Henry Foster (scientist)
Henry Foster was a British naval officer
Royal Navy
The Royal Navy is the naval warfare service branch of the British Armed Forces. Founded in the 16th century, it is the oldest service branch and is known as the Senior Service...

 who took part in expeditions to the Arctic
The Arctic is a region located at the northern-most part of the Earth. The Arctic consists of the Arctic Ocean and parts of Canada, Russia, Greenland, the United States, Norway, Sweden, Finland, and Iceland. The Arctic region consists of a vast, ice-covered ocean, surrounded by treeless permafrost...

 and Antarctic
The Antarctic is the region around the Earth's South Pole, opposite the Arctic region around the North Pole. The Antarctic comprises the continent of Antarctica and the ice shelves, waters and island territories in the Southern Ocean situated south of the Antarctic Convergence...

 and made various notable scientific observations.

In his early career, he served aboard HMS York
HMS York (1807)
HMS York was a 74-gun third-rate ship of the line of the Royal Navy, built at Rotherhithe by the contract firm Samuel & Daniel Brent, and launched on 7 July 1807. She saw service during the Napoleonic Wars, though is best known for her time spent as a prison ship...

. Later, he served aboard HMS Griper as part of the British Naval Scientific Expedition led by Douglas Clavering, assisting the astronomer Edward Sabine
Edward Sabine
General Sir Edward Sabine KCB FRS was an Irish astronomer, geophysicist, ornithologist and explorer.Two branches of Sabine's work in particular deserve very high credit: Determination of the length of the seconds pendulum, a simple pendulum whose time period on the surface of the Earth is two...

. He became a Fellow of the Royal Society
Royal Society
The Royal Society of London for Improving Natural Knowledge, known simply as the Royal Society, is a learned society for science, and is possibly the oldest such society in existence. Founded in November 1660, it was granted a Royal Charter by King Charles II as the "Royal Society of London"...


In 1824 as a lieutenant, he joined the Northwest Passage
Northwest Passage
The Northwest Passage is a sea route through the Arctic Ocean, along the northern coast of North America via waterways amidst the Canadian Arctic Archipelago, connecting the Atlantic and Pacific Oceans...

 expedition led by Captain William Edward Parry
William Edward Parry
Sir William Edward Parry was an English rear-admiral and Arctic explorer, who in 1827 attempted one of the earliest expeditions to the North Pole...

, aboard HMS Hecla
HMS Hecla (1815)
HMS Hecla was a Royal Navy Hecla-class bomb vessel of 372 tons. Launched on 15 July 1815, she saw wartime service in an attack on Barbary pirates at Algiers in August, 1816...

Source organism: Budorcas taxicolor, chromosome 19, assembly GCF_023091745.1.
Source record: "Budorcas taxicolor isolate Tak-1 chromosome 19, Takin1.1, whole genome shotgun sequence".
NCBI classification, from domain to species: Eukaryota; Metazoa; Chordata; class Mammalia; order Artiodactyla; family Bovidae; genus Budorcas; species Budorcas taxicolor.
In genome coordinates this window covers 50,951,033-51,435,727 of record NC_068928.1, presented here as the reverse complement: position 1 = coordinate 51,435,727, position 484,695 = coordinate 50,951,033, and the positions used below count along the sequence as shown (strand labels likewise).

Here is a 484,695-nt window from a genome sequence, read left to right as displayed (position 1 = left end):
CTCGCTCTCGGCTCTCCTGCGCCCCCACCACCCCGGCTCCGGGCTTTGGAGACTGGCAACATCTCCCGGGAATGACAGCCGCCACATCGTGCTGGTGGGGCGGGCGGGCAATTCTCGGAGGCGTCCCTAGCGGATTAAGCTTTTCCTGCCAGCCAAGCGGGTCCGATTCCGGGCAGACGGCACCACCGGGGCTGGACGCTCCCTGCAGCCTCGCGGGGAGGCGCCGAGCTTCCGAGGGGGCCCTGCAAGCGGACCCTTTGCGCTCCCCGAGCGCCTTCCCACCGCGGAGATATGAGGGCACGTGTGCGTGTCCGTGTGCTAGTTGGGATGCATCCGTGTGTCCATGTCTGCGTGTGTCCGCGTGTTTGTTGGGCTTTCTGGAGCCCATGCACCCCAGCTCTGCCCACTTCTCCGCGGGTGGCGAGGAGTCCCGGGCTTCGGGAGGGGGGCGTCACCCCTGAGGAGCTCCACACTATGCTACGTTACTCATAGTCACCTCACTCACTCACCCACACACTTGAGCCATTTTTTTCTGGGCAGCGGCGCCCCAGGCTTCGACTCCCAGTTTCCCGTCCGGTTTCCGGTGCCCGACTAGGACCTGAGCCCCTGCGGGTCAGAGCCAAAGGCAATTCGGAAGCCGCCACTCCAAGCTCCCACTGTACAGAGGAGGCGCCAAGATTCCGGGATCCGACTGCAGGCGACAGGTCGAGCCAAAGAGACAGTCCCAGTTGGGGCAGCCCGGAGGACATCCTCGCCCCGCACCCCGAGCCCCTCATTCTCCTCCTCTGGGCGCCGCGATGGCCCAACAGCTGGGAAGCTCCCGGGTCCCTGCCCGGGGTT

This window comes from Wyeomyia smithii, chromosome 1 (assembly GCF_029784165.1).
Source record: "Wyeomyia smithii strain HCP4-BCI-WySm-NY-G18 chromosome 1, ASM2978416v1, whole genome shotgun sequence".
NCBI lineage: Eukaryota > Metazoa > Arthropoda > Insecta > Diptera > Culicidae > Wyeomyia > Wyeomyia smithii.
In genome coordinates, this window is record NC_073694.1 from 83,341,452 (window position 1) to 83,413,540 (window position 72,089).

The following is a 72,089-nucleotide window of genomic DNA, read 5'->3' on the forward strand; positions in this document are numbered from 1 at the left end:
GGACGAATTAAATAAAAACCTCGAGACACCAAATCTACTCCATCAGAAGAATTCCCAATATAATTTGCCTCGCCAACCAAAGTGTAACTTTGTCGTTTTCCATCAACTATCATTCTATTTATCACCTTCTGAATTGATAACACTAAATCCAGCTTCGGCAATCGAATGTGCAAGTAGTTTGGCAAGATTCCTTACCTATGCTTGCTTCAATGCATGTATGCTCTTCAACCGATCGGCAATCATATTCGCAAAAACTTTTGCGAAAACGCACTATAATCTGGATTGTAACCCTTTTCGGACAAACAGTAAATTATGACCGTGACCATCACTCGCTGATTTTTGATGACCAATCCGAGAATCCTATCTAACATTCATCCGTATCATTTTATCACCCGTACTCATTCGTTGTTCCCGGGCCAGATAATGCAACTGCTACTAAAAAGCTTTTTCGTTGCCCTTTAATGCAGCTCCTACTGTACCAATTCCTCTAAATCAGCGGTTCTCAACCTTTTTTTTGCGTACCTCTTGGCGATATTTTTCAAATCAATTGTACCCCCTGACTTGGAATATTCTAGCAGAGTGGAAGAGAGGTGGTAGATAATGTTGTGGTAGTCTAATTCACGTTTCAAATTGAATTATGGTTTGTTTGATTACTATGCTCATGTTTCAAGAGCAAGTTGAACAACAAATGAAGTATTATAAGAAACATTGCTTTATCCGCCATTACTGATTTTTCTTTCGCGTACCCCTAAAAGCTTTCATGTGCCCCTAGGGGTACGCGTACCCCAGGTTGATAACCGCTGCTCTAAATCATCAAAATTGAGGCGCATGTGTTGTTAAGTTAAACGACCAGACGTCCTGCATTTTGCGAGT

. He made various scientific observations in magnetism
Magnetism is a property of materials that respond at an atomic or subatomic level to an applied magnetic field. Ferromagnetism is the strongest and most familiar type of magnetism. It is responsible for the behavior of permanent magnets, which produce their own persistent magnetic fields, as well...

 and astronomy
Astronomy is a natural science that deals with the study of celestial objects and phenomena that originate outside the atmosphere of Earth...

 and pendulum
A pendulum is a weight suspended from a pivot so that it can swing freely. When a pendulum is displaced from its resting equilibrium position, it is subject to a restoring force due to gravity that will accelerate it back toward the equilibrium position...

 measurements of gravity, for which he shared the Copley Medal
Copley Medal
The Copley Medal is an award given by the Royal Society of London for "outstanding achievements in research in any branch of science, and alternates between the physical sciences and the biological sciences"...

 in 1827 and received the rank of commander. Later in 1827 he joined the British Naval North Polar Expedition, again under the leadership of Parry.

From 1828 to 1831, he was commander of HMS Chanticleer
HMS Chanticleer (1808)
HMS Chanticleer was a Cherokee-class 10-gun brig of the Royal Navy. Chanticleer was launched on 26 July 1808. She served in European waters during the Napoleonic Wars and was paid off and laid up at Sheerness in July 1816. She was chosen for an 1828 scientific voyage to the Pacific Ocean...

 and led the British Naval Expedition to the South Atlantic including the South Shetland Islands
South Shetland Islands
The South Shetland Islands are a group of Antarctic islands, lying about north of the Antarctic Peninsula, with a total area of . By the Antarctic Treaty of 1959, the Islands' sovereignty is neither recognized nor disputed by the signatories and they are free for use by any signatory for...

 and notably Deception Island.

He drowned in the Chagres River
Chagres River
The Chagres River is a river in central Panama. The central part of the river is dammed by the Gatun Dam and forms Gatun Lake, an artificial lake that constitutes part of the Panama Canal. Upstream lies the Madden Dam, creating the Alajuala Lake that is also part of the Canal water system...

 in Panama
Panama , officially the Republic of Panama , is the southernmost country of Central America. Situated on the isthmus connecting North and South America, it is bordered by Costa Rica to the northwest, Colombia to the southeast, the Caribbean Sea to the north and the Pacific Ocean to the south. The...

 in 1831. Port Foster
Port Foster
Port Foster is one of the safest harbours in Antarctica, located in Deception Island in the South Shetland Islands.The center of Deception Island is a caldera, formed by a gigantic volcanic eruption and later flooded. This has created the 5 miles long, 3 miles wide basin-like harbour of Port Foster...

 in Deception Island is named after him.
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